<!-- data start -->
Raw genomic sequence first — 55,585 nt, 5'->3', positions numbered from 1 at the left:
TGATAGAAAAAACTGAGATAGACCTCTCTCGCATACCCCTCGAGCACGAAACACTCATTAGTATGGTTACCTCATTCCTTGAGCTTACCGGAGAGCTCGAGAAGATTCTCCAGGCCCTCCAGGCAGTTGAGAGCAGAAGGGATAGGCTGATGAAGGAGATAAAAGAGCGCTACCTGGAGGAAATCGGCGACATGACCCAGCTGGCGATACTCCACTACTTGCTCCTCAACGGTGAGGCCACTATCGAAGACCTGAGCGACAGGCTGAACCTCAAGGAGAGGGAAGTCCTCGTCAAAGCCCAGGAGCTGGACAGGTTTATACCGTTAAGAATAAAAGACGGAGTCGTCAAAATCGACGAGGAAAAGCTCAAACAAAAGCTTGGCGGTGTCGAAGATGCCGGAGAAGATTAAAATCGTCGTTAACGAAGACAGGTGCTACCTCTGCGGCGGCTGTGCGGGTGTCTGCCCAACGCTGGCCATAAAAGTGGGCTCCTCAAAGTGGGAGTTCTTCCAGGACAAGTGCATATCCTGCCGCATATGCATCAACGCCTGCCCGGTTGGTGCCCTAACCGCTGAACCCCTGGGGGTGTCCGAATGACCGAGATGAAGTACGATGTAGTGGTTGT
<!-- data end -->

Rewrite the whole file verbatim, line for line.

Raw genomic sequence first — 55,585 nt, 5'->3', positions numbered from 1 at the left:
TGATAGAAAAAACTGAGATAGACCTCTCTCGCATACCCCTCGAGCACGAAACACTCATTAGTATGGTTACCTCATTCCTTGAGCTTACCGGAGAGCTCGAGAAGATTCTCCAGGCCCTCCAGGCAGTTGAGAGCAGAAGGGATAGGCTGATGAAGGAGATAAAAGAGCGCTACCTGGAGGAAATCGGCGACATGACCCAGCTGGCGATACTCCACTACTTGCTCCTCAACGGTGAGGCCACTATCGAAGACCTGAGCGACAGGCTGAACCTCAAGGAGAGGGAAGTCCTCGTCAAAGCCCAGGAGCTGGACAGGTTTATACCGTTAAGAATAAAAGACGGAGTCGTCAAAATCGACGAGGAAAAGCTCAAACAAAAGCTTGGCGGTGTCGAAGATGCCGGAGAAGATTAAAATCGTCGTTAACGAAGACAGGTGCTACCTCTGCGGCGGCTGTGCGGGTGTCTGCCCAACGCTGGCCATAAAAGTGGGCTCCTCAAAGTGGGAGTTCTTCCAGGACAAGTGCATATCCTGCCGCATATGCATCAACGCCTGCCCGGTTGGTGCCCTAACCGCTGAACCCCTGGGGGTGTCCGAATGACCGAGATGAAGTACGATGTAGTGGTTGT